• only collect as much as you need: champion the importance of professional judgement and sampling.
  • match the data you collect to your school’s priorities
  • look for trends and patterns
  • use the data to generate questions
  • act upon what the data tells you: celebrate success and challenge underperformance.


  1. Leadership
  • To improve outcomes, focus on leadership rather than management
  • Leadership is not a position or title, it is action and example.
  • Dissatisfaction and discouragement are not caused by the absence of things but by the absence of vision.
  • If you are going to go on a journey you need to have a destination in mind with stops and signposts along the way.
  • Quality comes in small steps, incremental improvement.
  • Give everyone permission to make mistakes so that they can learn and move on.
  • Recognise those who go above and beyond.
  • Praise in public, reprove in private.
  • Leaders must create a positive climate with high expectations and clear goals for staff and pupils.
  • If we distribute leadership we risk feeling we are losing ground, losing power and losing control. But for staff to be part of the decision-making, the steering of future direction of a school, allows them to feel more in control and safe.
  • Collaboration is very difficult to among teachers who are king/queen of their own classroom – isolation is the enemy of improvement.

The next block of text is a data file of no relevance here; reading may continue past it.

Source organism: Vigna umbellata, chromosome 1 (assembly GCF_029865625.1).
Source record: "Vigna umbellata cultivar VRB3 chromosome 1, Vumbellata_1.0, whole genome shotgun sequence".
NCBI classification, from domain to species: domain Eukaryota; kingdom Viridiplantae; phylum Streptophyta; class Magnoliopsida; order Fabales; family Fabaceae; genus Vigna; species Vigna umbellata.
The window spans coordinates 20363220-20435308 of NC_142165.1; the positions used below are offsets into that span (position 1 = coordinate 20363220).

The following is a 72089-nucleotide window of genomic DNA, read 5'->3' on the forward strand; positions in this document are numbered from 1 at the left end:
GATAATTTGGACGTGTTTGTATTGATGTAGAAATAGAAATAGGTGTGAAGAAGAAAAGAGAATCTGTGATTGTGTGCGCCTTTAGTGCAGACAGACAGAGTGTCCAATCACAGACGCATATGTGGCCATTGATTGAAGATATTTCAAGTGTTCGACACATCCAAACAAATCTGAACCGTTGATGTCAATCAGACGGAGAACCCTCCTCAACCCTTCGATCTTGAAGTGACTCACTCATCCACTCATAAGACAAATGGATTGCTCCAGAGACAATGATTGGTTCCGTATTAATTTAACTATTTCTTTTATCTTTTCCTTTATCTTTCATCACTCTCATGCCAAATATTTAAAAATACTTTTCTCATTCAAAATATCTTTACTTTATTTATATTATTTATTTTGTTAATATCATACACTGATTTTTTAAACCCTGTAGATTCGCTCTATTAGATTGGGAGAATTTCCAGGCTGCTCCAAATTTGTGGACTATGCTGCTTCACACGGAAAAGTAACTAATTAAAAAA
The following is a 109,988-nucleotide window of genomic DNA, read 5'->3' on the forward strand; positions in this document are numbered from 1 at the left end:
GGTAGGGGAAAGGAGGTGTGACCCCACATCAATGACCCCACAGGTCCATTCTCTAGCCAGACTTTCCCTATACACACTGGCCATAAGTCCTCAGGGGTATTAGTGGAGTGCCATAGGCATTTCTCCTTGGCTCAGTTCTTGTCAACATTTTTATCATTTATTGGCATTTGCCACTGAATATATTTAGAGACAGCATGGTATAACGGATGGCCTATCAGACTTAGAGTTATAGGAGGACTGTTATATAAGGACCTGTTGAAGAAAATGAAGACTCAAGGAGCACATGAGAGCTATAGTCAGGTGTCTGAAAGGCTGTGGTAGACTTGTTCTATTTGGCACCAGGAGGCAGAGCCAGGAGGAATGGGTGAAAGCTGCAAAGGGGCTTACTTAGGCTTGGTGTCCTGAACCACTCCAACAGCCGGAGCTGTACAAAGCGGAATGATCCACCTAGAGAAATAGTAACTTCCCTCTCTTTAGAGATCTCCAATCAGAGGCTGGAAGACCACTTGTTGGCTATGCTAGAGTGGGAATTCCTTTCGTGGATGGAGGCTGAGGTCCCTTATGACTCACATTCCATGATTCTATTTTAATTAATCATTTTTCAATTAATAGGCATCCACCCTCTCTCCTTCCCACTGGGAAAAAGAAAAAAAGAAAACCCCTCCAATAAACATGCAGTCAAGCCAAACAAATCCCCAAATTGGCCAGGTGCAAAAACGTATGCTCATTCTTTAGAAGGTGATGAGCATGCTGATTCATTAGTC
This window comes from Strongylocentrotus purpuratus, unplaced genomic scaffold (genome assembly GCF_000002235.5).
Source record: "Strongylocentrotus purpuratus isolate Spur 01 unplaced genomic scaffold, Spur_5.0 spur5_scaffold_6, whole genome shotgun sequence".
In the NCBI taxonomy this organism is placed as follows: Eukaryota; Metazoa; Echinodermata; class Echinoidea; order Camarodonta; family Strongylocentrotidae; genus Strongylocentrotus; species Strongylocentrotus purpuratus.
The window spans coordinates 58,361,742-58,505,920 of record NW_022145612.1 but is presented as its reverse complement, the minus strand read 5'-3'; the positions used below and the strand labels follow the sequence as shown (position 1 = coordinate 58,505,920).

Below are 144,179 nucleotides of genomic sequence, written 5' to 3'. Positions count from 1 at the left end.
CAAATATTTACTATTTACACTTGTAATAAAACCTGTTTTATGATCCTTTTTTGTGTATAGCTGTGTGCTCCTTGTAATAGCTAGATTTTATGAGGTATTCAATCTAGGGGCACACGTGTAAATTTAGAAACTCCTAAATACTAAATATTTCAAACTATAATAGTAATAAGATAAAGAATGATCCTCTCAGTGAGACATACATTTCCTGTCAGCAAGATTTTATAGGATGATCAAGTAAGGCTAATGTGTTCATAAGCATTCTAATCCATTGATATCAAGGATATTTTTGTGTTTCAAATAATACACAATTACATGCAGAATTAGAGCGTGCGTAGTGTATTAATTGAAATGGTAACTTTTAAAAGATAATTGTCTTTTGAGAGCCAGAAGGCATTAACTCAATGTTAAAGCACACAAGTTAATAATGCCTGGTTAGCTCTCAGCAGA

• Change is not optional – “The only difference between a rut and a grave is the depth.“


Something that became very clear over the course of the conference was that one delegate’s highlight could be another’s low point and vice versa. It very much depended on whether the speaker’s contribution aligned with the priorities or challenges faced in each country. Out of all the keynote sessions there were two that stood out for Scottish delegates – Pasi Sahlberg and Guy Claxton.

Pasi Sahlberg delivered the first keynote session and pulled out a number of the key themes which were developed across the three days. He argued that the advent of PISA in 2000 had given rise to some worrying trends, that he called GERM (the Global Education Reform Movement), as countries sought to move up the rankings.

GERM had led to competition to be the best characterised by: increased standardisation (teaching to the rules rather than to the pupils); seeking to ‘weed-out’ rather than develop poorer teachers; promoted school choice over ensuring equity across school provision. On this final point Pasi highlighted recent report from Sweden and Australia which showed that competition between schools had worsened aggregate outcomes. In short, he argued that GERM was a corrosive response to PISA which had led to a reduction in system performance.

He urged delegates to stop the GERM and instead look at the alternative way: